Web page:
by Rick Riordan
An extension of the Percy Jackson universe, gods, magic and heroes live among us in this tale of the Kane children, Carter and Sadie, as they learn they are the descendants of Ancient Egyptian magicians.
If you or your children liked the Harry Potter books, these may be the natural extension of that type of world and myth building. By bringing ancient myths into the present day, this tale of action and adventure teaches as well as entertains.
Now that all the boring stuff is out of the way, what did I think really?
What I liked
- Myths and legends of Ancient Egypt are really cool. Riordan’s interpretation of these figures in modern day settings makes for some fun and entertaining moments, such as the cat goddess grooming herself and other things that sound creepier than they are. Also, pointing out all the little Egyptian artifacts that are still in use today makes walking to the store all that more exciting.
- Riordan does not talk down to the audience. This book is kinda mean in the way the characters (preteen children) are knocked around, beaten down, and straight up told they are going to die more than once.
- Small nods. There are various small nods to both the Percy Jackson books as well as other mythologies, the biggest being Moses. I am excited to see if Riordain expands on this. (I really, really want him to write a Norse myth series.)
- F-Yeah moments. More than one time you will find yourself raising your fist as Carter and Sadie rise to an occasion, beat a bad guy silly, or just get off one good line.
What I did not like
- The characters are a little stale and oddly defined. As mixed race children, more than once it is mentioned that Carter is African American and Sadie looks more European American and was raised in London (complete with an British accent) but this rarely comes through in the story. This is an interesting choice, but part of me thinks it was wasted and the other part of me thinks it was done to give depth the kids did not need. I would have liked this choice better if it had been handled with more subtlety rather than the odd mention or use of British slang terms as this would have given each character a unique voice rather than the same voice with different terms.
- Alternating chapters. An extension of the last point, as each sibling hands off the story to the other, the effect is either jarring or simply “man, I was having fun with him/her.” The effect is used in other fiction (Game of Thrones) to give alternating perspectives on the same events or “what was also happening while...”, but here (with few exceptions) both children are present for every event and have the same perspective. Each of their voices is nearly the same, asking why this had to be written this way.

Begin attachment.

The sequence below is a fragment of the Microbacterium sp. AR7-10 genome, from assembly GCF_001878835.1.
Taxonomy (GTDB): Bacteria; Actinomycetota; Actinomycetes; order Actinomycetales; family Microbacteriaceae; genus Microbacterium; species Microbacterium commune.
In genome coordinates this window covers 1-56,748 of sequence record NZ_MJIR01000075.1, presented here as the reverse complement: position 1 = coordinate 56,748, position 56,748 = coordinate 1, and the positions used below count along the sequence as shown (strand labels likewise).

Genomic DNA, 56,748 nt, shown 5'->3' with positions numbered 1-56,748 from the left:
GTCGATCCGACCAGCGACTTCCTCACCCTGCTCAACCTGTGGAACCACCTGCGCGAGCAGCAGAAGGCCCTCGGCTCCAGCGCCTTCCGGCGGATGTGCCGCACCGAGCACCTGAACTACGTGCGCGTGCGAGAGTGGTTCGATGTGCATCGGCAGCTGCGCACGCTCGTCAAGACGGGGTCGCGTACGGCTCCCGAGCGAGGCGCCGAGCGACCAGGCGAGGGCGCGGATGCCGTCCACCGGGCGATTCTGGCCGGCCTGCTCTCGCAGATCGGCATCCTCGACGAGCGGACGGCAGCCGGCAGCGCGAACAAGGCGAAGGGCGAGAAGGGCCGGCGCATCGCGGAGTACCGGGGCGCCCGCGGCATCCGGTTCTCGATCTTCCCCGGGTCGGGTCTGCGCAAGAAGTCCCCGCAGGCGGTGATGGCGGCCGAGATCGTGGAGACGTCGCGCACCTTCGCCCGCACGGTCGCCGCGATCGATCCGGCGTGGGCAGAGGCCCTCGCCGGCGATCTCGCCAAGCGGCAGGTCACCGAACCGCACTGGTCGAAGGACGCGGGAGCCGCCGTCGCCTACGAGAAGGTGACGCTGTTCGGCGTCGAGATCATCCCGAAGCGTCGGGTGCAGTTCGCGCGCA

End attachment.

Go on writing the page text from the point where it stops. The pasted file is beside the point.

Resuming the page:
- Use of Egyptian Names. This could have bothered me more than in the Percy Jackson books because I am more familiar with Greek/Roman mythology, but each time I was given the name of this god or that, I forgot it. Notice how above I keep mentioning “cat god?” No idea what her name was and she was my favorite character. Saying this and also saying that it teaches me stuff (above)... well, I am old and do not really care. I do see this making children go running to Wikipedia, though. (God help us.)
- Setting. Hogwart’s. Camp Halfblood. Sound familiar? Because these are home base. They are a safe harbor and a known entity. Children’s books need this place, a comfortable setting, because they give the audience a place to return to where everything in the book can operate with the book’s world rules. I am fine with Indiana Jones running around the world, but Harry Potter better get his ass to Hogwart’s at some point. This book does not have that, or at least introduces then destroys at least two. It keeps the story loose and moving, but this also takes away something for the audience to connect to.
Why was it banned? Justified?
I could find no instance of the Red Pyramid being banned in a school or library, but that does not mean it could not happen. The abundancy of mentions about worshiping the gods (not Christian) and mention of Christian mythology may lead more religious parents to dislike this book, if not for the blatant mention of magic. Some parents may also not wish their children to be introduced to the idea of mixed race children (however poorly handled) until the child (and parent) is ready to tackle the idea of racism (or they could just be bigoted assholes. Yeah, I’ll judge you on that.) A wild number of murders and deaths also happen in the book, mostly offscreen, that may make some parents want to hold off until the kid is older.